10. Epilogue

What would you have chosen to do as a journalist in this  situation? Because this case study is intended primarily as a teaching resource, a password is required to view the epilogue. The purpose is to encourage readers to pause and think about how they would resolve the difficulty, before learning  how the journalist(s) involved […]

9. Red Flags

Susan Delacourt had been copying her managing editor Jane Davenport back in Toronto on all correspondence with Stephen Lecce. “This was unusual that the PMO was asking us to do this and I had some reservations about going along with it,” Delacourte says. She did her best to have a real conversation with Lecce about why the situation made her […]

8. The day

On June 16, 2013, Susan Delacourt published a piece in the Toronto Star describing Trudeau’s pledge to repay any organization that felt dissatisfied with his speaking services. The following  morning, she received an unusual phone call from Stephen Lecce, the PMO’s Deputy Director of Communications at the time. Lecce told her he had some information about Justin Trudeau — […]

7. Justin Trudeau’s speaking fees and the media

As the son of an iconic former prime minister, current Liberal Party leader Justin Trudeau has been closely involved with the party for much of his life, but especially since winning his Papineau seat in the 2008 federal election. Before he was elected MP, Trudeau was part of the Canadian public speaking circuit and accepted numerous speaking fees […]

6. “The whole off-the-record-thing”

One of journalism’s larger ethical dilemmas is whether to grant the condition of anonymity to sources. Anonymity gives reporters the ability to publish information or quotes while withholding the name of the source, a precaution meant to keep a source non-identifiable, unreachable, or untraceable. [1] Most journalists adhere to the tradition of granting anonymity only in […]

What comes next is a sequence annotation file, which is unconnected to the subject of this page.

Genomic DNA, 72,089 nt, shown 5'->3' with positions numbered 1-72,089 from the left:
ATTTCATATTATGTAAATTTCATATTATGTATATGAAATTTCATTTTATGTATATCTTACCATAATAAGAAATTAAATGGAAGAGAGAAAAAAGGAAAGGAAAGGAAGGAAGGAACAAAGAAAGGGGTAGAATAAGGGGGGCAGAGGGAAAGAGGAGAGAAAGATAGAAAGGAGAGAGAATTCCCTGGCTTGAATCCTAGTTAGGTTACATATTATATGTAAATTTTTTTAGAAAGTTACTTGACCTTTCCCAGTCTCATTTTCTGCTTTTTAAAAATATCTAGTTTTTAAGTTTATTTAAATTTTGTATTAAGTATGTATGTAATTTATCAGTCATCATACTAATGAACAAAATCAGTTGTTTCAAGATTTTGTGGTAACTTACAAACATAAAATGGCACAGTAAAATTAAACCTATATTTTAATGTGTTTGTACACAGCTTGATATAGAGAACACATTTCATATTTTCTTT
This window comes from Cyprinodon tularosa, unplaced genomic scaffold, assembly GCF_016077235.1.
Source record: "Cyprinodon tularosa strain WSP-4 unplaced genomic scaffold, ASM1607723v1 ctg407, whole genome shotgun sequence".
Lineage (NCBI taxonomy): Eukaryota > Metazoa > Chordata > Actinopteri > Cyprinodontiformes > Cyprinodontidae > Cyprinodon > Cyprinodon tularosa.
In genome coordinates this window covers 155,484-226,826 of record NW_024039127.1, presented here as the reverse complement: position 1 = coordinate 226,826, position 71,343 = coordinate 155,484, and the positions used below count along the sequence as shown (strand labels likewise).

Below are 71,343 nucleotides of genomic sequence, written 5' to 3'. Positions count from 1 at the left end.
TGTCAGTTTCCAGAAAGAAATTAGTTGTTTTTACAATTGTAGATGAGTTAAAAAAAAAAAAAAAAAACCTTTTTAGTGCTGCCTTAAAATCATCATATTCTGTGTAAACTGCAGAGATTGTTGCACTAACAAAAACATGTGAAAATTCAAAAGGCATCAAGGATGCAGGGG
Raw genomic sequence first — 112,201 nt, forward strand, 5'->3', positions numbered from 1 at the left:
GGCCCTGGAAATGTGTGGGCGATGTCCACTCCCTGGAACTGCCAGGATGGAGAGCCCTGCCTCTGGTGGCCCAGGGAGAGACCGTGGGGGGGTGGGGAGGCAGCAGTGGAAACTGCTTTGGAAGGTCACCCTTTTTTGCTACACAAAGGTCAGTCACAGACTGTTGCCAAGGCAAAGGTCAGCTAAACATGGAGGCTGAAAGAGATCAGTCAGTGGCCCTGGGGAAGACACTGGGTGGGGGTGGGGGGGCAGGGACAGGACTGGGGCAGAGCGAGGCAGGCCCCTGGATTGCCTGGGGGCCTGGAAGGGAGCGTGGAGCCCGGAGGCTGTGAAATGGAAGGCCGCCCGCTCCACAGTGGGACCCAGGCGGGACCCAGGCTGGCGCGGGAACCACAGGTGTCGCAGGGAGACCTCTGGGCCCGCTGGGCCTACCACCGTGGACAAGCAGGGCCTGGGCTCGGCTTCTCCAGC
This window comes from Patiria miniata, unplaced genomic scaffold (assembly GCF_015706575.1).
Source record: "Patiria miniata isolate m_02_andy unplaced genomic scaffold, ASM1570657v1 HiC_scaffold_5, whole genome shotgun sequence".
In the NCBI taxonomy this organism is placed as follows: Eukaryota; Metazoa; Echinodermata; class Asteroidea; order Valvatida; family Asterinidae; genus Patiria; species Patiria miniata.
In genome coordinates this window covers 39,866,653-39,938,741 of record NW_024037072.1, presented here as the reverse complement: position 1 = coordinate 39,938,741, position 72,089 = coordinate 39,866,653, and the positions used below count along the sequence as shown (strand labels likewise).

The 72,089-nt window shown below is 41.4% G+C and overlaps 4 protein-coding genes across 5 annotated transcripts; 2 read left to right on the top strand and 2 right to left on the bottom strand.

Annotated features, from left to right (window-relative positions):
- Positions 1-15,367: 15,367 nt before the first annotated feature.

5. The PMO vs. the press gallery

“The PMO is the gatekeeper to all the information,” says the Star‘s Delacourt. “The PMO chooses which Conservatives are on political television shows at the end of the day. Nobody is allowed to speak until they get the blessing from the PMO.” When Prime Minister Harper assumed office he wanted to fundamentally change the way […]

4. The Gomery Commission and federal accountability

In 2004, retired Justice John Gomery’s Commission of Inquiry into the Sponsorship Program and Advertising Activities began looking into allegations of corruption and conflicts of interest in the PMO. The inquiry found that the PMO under former Prime Minister Jean Chrétien had mismanaged government sponsorship contracts. For example, Groupaction Marketing, Inc., a Montreal-based advertising firm, had been paid $550,000 […]

3. The PMO: Partisan or no?

The Prime Minister’s Office (PMO) is a central government agency made up of the top political staff of the prime minister. Typically partisan loyalists, PMO employees change with every new leader, as opposed to the full-time civil servant staff of the Privy Council Office (PCO). In the past, the PMO had a relatively weaker role […]

2. Political leaks

The chief of staff to former Alberta premier Ralph Klein, Rod Love, once said: “Leaks are political currency, because in any political environment where information is power, the transmission of that information is an exercise in power.” To be a successful political watchdog, the press must have knowledge of what our politicians and government agencies […]

1. Watchdog role: then and now

“Ministerial supporters are fond of lauding the service rendered to their party by the present Prime Minister,” reads an article in a November 4, 1873 copy of The Globe, a publication which would later become the Globe and Mail. “The ground of this presumed obligation is not very intelligible in any other sense than that Sir John […]